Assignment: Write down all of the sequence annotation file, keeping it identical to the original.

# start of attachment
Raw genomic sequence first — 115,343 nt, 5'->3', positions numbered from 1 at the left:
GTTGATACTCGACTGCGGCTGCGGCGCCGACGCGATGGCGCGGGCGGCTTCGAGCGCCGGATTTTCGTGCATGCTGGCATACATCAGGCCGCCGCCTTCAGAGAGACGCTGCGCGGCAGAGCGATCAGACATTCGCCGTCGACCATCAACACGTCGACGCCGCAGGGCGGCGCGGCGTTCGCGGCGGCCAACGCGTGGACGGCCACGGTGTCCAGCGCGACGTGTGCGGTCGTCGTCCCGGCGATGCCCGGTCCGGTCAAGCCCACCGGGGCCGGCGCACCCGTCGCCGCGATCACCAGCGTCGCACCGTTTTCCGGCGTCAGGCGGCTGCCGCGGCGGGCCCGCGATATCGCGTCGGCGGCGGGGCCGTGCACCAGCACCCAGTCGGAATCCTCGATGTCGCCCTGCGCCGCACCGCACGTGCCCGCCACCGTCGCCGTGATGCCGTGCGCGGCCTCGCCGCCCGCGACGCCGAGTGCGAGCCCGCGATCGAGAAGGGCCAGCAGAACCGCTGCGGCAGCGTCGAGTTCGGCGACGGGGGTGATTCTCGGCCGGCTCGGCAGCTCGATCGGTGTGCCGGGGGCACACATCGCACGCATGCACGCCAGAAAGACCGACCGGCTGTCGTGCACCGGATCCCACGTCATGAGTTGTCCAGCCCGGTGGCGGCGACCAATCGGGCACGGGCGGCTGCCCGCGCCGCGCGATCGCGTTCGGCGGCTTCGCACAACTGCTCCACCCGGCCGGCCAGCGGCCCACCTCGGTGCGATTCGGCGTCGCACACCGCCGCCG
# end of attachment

Raw genomic sequence first — 115,343 nt, 5'->3', positions numbered from 1 at the left:
GTTGATACTCGACTGCGGCTGCGGCGCCGACGCGATGGCGCGGGCGGCTTCGAGCGCCGGATTTTCGTGCATGCTGGCATACATCAGGCCGCCGCCTTCAGAGAGACGCTGCGCGGCAGAGCGATCAGACATTCGCCGTCGACCATCAACACGTCGACGCCGCAGGGCGGCGCGGCGTTCGCGGCGGCCAACGCGTGGACGGCCACGGTGTCCAGCGCGACGTGTGCGGTCGTCGTCCCGGCGATGCCCGGTCCGGTCAAGCCCACCGGGGCCGGCGCACCCGTCGCCGCGATCACCAGCGTCGCACCGTTTTCCGGCGTCAGGCGGCTGCCGCGGCGGGCCCGCGATATCGCGTCGGCGGCGGGGCCGTGCACCAGCACCCAGTCGGAATCCTCGATGTCGCCCTGCGCCGCACCGCACGTGCCCGCCACCGTCGCCGTGATGCCGTGCGCGGCCTCGCCGCCCGCGACGCCGAGTGCGAGCCCGCGATCGAGAAGGGCCAGCAGAACCGCTGCGGCAGCGTCGAGTTCGGCGACGGGGGTGATTCTCGGCCGGCTCGGCAGCTCGATCGGTGTGCCGGGGGCACACATCGCACGCATGCACGCCAGAAAGACCGACCGGCTGTCGTGCACCGGATCCCACGTCATGAGTTGTCCAGCCCGGTGGCGGCGACCAATCGGGCACGGGCGGCTGCCCGCGCCGCGCGATCGCGTTCGGCGGCTTCGCACAACTGCTCCACCCGGCCGGCCAGCGGCCCACCTCGGTGCGATTCGGCGTCGCACACCGCCGCCG